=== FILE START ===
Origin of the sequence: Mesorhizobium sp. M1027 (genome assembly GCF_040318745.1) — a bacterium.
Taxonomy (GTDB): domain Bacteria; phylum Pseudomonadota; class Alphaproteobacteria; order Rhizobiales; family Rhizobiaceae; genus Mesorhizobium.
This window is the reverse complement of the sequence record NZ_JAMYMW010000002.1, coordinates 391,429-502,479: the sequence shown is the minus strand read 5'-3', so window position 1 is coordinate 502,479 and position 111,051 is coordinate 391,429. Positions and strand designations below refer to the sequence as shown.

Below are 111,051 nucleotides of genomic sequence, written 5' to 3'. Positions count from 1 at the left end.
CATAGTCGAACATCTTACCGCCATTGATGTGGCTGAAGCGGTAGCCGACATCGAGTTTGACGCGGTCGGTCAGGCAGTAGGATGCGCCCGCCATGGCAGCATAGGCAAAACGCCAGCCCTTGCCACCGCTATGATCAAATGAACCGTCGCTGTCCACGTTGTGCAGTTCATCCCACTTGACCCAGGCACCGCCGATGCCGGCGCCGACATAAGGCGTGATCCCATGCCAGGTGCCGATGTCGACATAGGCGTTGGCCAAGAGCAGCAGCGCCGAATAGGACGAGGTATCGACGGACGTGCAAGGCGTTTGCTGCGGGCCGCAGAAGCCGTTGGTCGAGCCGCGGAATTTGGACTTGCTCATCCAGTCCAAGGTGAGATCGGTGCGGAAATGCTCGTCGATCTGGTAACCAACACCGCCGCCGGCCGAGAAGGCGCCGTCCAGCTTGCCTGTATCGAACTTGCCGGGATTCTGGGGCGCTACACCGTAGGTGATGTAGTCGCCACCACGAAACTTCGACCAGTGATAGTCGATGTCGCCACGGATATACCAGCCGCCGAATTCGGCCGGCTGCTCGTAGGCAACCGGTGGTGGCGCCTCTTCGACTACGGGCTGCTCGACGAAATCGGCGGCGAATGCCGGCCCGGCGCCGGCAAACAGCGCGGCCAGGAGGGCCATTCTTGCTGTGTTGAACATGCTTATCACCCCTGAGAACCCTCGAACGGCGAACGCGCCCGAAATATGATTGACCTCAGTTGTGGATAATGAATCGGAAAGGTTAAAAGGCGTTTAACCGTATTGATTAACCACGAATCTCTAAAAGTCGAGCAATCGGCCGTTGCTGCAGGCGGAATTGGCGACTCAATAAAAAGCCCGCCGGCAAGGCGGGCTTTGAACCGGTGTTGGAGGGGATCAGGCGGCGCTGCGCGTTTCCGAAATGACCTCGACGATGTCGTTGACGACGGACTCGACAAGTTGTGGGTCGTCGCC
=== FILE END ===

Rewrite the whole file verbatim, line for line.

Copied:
Origin of the sequence: Mesorhizobium sp. M1027 (genome assembly GCF_040318745.1) — a bacterium.
Taxonomy (GTDB): domain Bacteria; phylum Pseudomonadota; class Alphaproteobacteria; order Rhizobiales; family Rhizobiaceae; genus Mesorhizobium.
This window is the reverse complement of the sequence record NZ_JAMYMW010000002.1, coordinates 391,429-502,479: the sequence shown is the minus strand read 5'-3', so window position 1 is coordinate 502,479 and position 111,051 is coordinate 391,429. Positions and strand designations below refer to the sequence as shown.

Below are 111,051 nucleotides of genomic sequence, written 5' to 3'. Positions count from 1 at the left end.
CATAGTCGAACATCTTACCGCCATTGATGTGGCTGAAGCGGTAGCCGACATCGAGTTTGACGCGGTCGGTCAGGCAGTAGGATGCGCCCGCCATGGCAGCATAGGCAAAACGCCAGCCCTTGCCACCGCTATGATCAAATGAACCGTCGCTGTCCACGTTGTGCAGTTCATCCCACTTGACCCAGGCACCGCCGATGCCGGCGCCGACATAAGGCGTGATCCCATGCCAGGTGCCGATGTCGACATAGGCGTTGGCCAAGAGCAGCAGCGCCGAATAGGACGAGGTATCGACGGACGTGCAAGGCGTTTGCTGCGGGCCGCAGAAGCCGTTGGTCGAGCCGCGGAATTTGGACTTGCTCATCCAGTCCAAGGTGAGATCGGTGCGGAAATGCTCGTCGATCTGGTAACCAACACCGCCGCCGGCCGAGAAGGCGCCGTCCAGCTTGCCTGTATCGAACTTGCCGGGATTCTGGGGCGCTACACCGTAGGTGATGTAGTCGCCACCACGAAACTTCGACCAGTGATAGTCGATGTCGCCACGGATATACCAGCCGCCGAATTCGGCCGGCTGCTCGTAGGCAACCGGTGGTGGCGCCTCTTCGACTACGGGCTGCTCGACGAAATCGGCGGCGAATGCCGGCCCGGCGCCGGCAAACAGCGCGGCCAGGAGGGCCATTCTTGCTGTGTTGAACATGCTTATCACCCCTGAGAACCCTCGAACGGCGAACGCGCCCGAAATATGATTGACCTCAGTTGTGGATAATGAATCGGAAAGGTTAAAAGGCGTTTAACCGTATTGATTAACCACGAATCTCTAAAAGTCGAGCAATCGGCCGTTGCTGCAGGCGGAATTGGCGACTCAATAAAAAGCCCGCCGGCAAGGCGGGCTTTGAACCGGTGTTGGAGGGGATCAGGCGGCGCTGCGCGTTTCCGAAATGACCTCGACGATGTCGTTGACGACGGACTCGACAAGTTGTGGGTCGTCGCC